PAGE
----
New research out of the Massachusetts Institute of Technology has found that having a back-and-forth conversation is more critical to language development than purely hearing words.

So what does this mean for modeling?

As you might be aware, modeling is an intervention strategy used to support a new AAC user to use their communication system. To implement the strategy, the communication partner talks to the person learning to use an AAC system, with the AAC system itself. The idea is that by seeing AAC in use by other people, the user will learn how it can be used themselves to communicate.

This strategy is quite popular, and has a really solid rationale behind it –it mimics typical language development. And any time we are able to legitimize our intervention to the ‘blueprint’ of typical language development, we’re on the right track.

Think about it. How does anyone learn to speak any language? Well, for babies, they are surrounded by people speaking a language. And then, seemingly by magic, after they have listened and heard words for around 1 year, they begin to speak the language themselves.

A hand selecting a card on a mat

However this study is really interesting, as it suggests that purely modeling, that is, purely listening to words and being talked at – may not be enough.

“The important thing is not just to talk to your child, but to talk with your child” – Rachel Romeo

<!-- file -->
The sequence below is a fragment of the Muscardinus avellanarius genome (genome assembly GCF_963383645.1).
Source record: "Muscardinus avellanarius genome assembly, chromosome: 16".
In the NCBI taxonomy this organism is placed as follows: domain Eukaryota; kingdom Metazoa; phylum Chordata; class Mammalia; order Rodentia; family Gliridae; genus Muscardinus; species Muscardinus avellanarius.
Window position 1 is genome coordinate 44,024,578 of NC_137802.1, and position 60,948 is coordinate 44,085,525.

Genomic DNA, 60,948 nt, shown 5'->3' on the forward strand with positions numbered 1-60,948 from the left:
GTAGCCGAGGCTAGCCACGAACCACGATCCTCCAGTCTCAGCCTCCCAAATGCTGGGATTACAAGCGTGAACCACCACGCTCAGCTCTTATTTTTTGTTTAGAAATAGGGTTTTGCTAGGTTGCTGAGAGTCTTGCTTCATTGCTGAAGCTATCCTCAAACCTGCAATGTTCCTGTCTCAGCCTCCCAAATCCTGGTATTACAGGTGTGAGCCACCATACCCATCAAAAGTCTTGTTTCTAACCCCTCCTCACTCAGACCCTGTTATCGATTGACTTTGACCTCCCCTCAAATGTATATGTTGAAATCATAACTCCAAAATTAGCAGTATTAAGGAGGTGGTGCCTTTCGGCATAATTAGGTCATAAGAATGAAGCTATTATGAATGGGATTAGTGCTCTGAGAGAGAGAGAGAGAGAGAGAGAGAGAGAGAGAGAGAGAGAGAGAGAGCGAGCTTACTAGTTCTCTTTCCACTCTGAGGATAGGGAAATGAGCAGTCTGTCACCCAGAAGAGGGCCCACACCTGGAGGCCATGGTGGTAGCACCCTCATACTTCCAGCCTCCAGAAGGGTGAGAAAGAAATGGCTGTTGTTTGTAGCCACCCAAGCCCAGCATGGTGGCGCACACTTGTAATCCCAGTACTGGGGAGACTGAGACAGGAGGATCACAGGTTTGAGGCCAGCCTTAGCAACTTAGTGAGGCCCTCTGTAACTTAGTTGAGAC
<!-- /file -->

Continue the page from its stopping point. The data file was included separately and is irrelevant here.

This research found that having a back-and-forth conversation is more critical than merely hearing words.

So, how do we translate this to people learning to use AAC?

How do you facilitate a back-and-forth conversation with a beginning AAC user who may be expressing very little (or anything) at all?

Throughout my practice as a speech pathologist, I have always seen the benefit of having scaffolded conversations with even the earliest AAC user.

Scaffolding conversations has been described as the practice where “a communication partner takes a very active role in supporting the child’s communication through…actively problem-solving what the child might be trying to say, assisting them to work out what they could say…(or even) attributing meaning to what has been communicated with AAC” even when the true meaning is unknown. – Gayle Porter

Let’s think about this for a moment. Are scaffolded conversations part of typical language development as well? Of course they are. We caN liken scaffolded conversations to the process of babbling.